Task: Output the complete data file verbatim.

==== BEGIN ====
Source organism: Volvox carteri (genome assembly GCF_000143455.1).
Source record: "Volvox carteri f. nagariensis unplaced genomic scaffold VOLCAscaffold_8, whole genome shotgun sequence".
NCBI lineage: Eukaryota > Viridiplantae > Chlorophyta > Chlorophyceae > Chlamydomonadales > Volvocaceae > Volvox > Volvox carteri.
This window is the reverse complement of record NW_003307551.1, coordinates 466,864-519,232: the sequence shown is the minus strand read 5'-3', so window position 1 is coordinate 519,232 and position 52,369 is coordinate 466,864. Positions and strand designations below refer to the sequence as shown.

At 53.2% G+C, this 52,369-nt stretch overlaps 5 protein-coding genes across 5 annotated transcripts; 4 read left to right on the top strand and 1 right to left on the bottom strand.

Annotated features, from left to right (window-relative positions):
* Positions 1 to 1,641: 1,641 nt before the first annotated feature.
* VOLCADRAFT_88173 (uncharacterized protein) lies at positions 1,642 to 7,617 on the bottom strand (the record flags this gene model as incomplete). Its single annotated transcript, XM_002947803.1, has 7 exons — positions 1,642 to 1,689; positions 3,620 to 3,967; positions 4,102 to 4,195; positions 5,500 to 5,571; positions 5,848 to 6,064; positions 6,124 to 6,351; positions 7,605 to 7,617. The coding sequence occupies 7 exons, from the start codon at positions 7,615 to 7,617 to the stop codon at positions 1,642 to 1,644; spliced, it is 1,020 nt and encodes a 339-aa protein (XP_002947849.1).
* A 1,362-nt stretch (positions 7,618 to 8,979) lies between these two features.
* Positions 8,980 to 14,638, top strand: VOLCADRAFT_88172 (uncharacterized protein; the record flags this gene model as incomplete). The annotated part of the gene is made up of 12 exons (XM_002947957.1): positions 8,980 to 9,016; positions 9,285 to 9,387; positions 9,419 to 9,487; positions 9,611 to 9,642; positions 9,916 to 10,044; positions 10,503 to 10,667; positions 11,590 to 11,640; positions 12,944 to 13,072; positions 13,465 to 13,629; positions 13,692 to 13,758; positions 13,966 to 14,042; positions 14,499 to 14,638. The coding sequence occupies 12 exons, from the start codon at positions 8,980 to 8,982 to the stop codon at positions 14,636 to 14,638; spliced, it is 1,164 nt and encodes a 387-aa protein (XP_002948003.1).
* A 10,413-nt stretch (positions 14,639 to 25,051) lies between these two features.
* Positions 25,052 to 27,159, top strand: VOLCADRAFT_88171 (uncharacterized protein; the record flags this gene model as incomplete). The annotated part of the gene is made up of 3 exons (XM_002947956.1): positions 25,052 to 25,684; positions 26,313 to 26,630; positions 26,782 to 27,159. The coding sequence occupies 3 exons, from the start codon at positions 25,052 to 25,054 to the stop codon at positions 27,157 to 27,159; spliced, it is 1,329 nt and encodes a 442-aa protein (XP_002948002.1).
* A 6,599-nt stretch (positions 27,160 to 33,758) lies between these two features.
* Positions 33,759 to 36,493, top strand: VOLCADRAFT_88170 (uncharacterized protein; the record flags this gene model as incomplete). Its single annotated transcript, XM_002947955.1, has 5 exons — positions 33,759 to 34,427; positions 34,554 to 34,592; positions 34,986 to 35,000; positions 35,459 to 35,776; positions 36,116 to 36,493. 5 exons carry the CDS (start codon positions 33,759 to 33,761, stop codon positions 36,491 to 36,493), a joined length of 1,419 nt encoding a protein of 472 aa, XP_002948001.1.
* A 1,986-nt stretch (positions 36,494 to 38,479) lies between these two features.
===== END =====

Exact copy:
Source organism: Volvox carteri (genome assembly GCF_000143455.1).
Source record: "Volvox carteri f. nagariensis unplaced genomic scaffold VOLCAscaffold_8, whole genome shotgun sequence".
NCBI lineage: Eukaryota > Viridiplantae > Chlorophyta > Chlorophyceae > Chlamydomonadales > Volvocaceae > Volvox > Volvox carteri.
This window is the reverse complement of record NW_003307551.1, coordinates 466,864-519,232: the sequence shown is the minus strand read 5'-3', so window position 1 is coordinate 519,232 and position 52,369 is coordinate 466,864. Positions and strand designations below refer to the sequence as shown.

At 53.2% G+C, this 52,369-nt stretch overlaps 5 protein-coding genes across 5 annotated transcripts; 4 read left to right on the top strand and 1 right to left on the bottom strand.

Annotated features, from left to right (window-relative positions):
* Positions 1 to 1,641: 1,641 nt before the first annotated feature.
* VOLCADRAFT_88173 (uncharacterized protein) lies at positions 1,642 to 7,617 on the bottom strand (the record flags this gene model as incomplete). Its single annotated transcript, XM_002947803.1, has 7 exons — positions 1,642 to 1,689; positions 3,620 to 3,967; positions 4,102 to 4,195; positions 5,500 to 5,571; positions 5,848 to 6,064; positions 6,124 to 6,351; positions 7,605 to 7,617. The coding sequence occupies 7 exons, from the start codon at positions 7,615 to 7,617 to the stop codon at positions 1,642 to 1,644; spliced, it is 1,020 nt and encodes a 339-aa protein (XP_002947849.1).
* A 1,362-nt stretch (positions 7,618 to 8,979) lies between these two features.
* Positions 8,980 to 14,638, top strand: VOLCADRAFT_88172 (uncharacterized protein; the record flags this gene model as incomplete). The annotated part of the gene is made up of 12 exons (XM_002947957.1): positions 8,980 to 9,016; positions 9,285 to 9,387; positions 9,419 to 9,487; positions 9,611 to 9,642; positions 9,916 to 10,044; positions 10,503 to 10,667; positions 11,590 to 11,640; positions 12,944 to 13,072; positions 13,465 to 13,629; positions 13,692 to 13,758; positions 13,966 to 14,042; positions 14,499 to 14,638. The coding sequence occupies 12 exons, from the start codon at positions 8,980 to 8,982 to the stop codon at positions 14,636 to 14,638; spliced, it is 1,164 nt and encodes a 387-aa protein (XP_002948003.1).
* A 10,413-nt stretch (positions 14,639 to 25,051) lies between these two features.
* Positions 25,052 to 27,159, top strand: VOLCADRAFT_88171 (uncharacterized protein; the record flags this gene model as incomplete). The annotated part of the gene is made up of 3 exons (XM_002947956.1): positions 25,052 to 25,684; positions 26,313 to 26,630; positions 26,782 to 27,159. The coding sequence occupies 3 exons, from the start codon at positions 25,052 to 25,054 to the stop codon at positions 27,157 to 27,159; spliced, it is 1,329 nt and encodes a 442-aa protein (XP_002948002.1).
* A 6,599-nt stretch (positions 27,160 to 33,758) lies between these two features.
* Positions 33,759 to 36,493, top strand: VOLCADRAFT_88170 (uncharacterized protein; the record flags this gene model as incomplete). Its single annotated transcript, XM_002947955.1, has 5 exons — positions 33,759 to 34,427; positions 34,554 to 34,592; positions 34,986 to 35,000; positions 35,459 to 35,776; positions 36,116 to 36,493. 5 exons carry the CDS (start codon positions 33,759 to 33,761, stop codon positions 36,491 to 36,493), a joined length of 1,419 nt encoding a protein of 472 aa, XP_002948001.1.
* A 1,986-nt stretch (positions 36,494 to 38,479) lies between these two features.